In the race to redefine personal mobility, General Motors Co. is joining Waymo, Uber, and Ford Motor Co. by developing a self-driving ridesharing service. Forbes reported the operation is expected to launch in San Francisco by 2019, and the automaker will expand the commercial service at scale in multiple other cities.
During an investor conference in San Francisco earlier this week, GM president Daniel Ammann told analysts there have been “exponential levels of improvement” regarding mass production of vehicles at a Detroit plant in the last 18 months.
“We can tell you today – if we continue on the current rate of change, we’ll be ready to deploy this technology at large scale in the most complex environments, in 2019,” says Ammann.
The presentation was intended to help investors clarify the value GM expects to unlock as it transitions its business model toward mobility as a service and away from automotive manufacturing. Ammann adds that the evolution is “the biggest business opportunity since the creation of the Internet.”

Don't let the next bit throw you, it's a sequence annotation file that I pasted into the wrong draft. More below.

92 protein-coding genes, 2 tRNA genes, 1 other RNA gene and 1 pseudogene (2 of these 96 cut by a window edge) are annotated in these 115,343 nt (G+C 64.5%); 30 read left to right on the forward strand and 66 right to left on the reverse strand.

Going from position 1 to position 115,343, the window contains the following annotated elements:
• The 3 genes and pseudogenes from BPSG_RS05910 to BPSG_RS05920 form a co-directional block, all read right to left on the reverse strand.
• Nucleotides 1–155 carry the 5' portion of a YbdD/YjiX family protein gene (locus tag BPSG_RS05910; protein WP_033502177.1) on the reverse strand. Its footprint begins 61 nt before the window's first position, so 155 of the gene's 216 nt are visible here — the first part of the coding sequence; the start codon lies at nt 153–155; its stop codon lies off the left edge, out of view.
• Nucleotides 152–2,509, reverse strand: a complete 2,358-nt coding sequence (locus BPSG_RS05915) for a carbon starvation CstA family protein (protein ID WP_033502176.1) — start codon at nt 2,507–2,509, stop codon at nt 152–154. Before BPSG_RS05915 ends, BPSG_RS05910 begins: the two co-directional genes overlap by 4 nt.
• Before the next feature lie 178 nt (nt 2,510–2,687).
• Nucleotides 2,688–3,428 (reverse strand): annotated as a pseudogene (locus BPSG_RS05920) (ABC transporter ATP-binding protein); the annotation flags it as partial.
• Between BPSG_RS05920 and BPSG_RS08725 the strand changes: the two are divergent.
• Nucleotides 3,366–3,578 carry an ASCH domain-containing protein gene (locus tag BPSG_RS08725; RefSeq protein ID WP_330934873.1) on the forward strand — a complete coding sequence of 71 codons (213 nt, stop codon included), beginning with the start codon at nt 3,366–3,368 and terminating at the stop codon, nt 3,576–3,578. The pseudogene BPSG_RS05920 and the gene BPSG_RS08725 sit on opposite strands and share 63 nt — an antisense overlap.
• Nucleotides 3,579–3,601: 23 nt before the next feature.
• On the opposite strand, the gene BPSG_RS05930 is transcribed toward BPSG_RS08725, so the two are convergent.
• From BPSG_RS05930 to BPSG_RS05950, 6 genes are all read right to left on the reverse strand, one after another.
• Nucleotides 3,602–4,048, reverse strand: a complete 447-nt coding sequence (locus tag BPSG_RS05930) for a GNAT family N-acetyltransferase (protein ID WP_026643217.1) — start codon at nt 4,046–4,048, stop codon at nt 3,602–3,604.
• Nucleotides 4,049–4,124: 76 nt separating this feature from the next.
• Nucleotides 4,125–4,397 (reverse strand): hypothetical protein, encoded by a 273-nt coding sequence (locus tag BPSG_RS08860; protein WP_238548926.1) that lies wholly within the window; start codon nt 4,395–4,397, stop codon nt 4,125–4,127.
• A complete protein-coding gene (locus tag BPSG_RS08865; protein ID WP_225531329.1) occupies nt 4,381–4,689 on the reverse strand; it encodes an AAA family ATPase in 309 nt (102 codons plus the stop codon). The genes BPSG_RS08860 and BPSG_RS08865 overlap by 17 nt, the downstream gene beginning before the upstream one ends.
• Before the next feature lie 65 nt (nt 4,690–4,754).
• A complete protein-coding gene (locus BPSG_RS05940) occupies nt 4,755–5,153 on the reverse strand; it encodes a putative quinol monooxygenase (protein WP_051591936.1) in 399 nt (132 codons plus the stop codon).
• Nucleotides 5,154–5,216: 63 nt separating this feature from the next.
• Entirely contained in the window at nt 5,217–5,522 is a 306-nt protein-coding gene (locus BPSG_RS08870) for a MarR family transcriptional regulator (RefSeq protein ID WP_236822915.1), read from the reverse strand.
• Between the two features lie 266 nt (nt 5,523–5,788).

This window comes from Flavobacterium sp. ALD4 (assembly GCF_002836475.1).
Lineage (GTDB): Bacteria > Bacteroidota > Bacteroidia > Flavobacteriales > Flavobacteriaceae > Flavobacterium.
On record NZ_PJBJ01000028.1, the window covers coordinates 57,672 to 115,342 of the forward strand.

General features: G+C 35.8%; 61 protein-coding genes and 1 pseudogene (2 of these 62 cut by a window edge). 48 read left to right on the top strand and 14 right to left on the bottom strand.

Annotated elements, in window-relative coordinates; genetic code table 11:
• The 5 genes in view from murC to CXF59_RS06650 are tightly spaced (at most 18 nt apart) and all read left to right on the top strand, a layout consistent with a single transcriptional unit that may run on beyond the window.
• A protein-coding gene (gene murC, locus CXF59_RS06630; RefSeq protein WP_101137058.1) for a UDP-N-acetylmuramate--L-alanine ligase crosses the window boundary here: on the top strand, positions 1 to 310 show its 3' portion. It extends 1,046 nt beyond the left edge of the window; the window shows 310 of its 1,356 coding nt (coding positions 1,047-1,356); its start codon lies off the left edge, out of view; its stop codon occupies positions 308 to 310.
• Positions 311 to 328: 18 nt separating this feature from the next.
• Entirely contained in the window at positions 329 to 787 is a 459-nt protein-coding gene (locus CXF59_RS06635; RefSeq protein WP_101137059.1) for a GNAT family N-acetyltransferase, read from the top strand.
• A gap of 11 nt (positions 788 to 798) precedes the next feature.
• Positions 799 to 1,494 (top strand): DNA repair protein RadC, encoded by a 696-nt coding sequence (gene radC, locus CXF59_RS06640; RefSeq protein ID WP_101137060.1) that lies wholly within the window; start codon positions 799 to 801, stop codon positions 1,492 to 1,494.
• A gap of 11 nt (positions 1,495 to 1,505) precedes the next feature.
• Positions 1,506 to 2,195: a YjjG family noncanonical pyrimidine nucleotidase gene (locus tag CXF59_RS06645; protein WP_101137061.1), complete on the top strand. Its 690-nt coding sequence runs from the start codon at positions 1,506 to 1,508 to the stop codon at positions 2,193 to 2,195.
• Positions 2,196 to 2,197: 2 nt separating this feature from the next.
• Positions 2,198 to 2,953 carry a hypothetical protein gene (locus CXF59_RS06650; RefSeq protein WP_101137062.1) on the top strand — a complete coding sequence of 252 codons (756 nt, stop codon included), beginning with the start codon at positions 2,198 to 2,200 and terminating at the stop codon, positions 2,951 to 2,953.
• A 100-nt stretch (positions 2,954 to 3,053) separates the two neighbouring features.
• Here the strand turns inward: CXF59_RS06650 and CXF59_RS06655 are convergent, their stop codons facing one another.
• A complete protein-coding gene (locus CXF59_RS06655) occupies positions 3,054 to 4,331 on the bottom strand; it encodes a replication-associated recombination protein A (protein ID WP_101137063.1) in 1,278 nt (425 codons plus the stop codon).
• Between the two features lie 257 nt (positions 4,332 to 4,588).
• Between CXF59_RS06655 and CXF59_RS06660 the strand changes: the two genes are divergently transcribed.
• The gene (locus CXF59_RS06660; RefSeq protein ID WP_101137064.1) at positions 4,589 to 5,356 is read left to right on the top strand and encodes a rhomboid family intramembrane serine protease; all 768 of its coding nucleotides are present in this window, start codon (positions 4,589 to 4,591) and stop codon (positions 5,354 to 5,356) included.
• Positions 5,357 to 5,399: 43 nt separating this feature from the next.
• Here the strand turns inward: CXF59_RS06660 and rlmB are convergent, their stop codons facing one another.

“Getting to the launch point is an immense challenge, but then it’s about the rapid learning curve,” he says. “If you can get on that first, and then go fast, it’s going to get really interesting.”
Despite regulatory difficulties in other cities, GM plans to get self-driving ridesharing costs to less than $1 per mile by the middle of the next decade.
“What will control the timing, however, is safety,” Ammann tells investors. “This will be the gating metric. The bar is very high. This will be the deciding factor for when we will be able to take the driver out of the car.”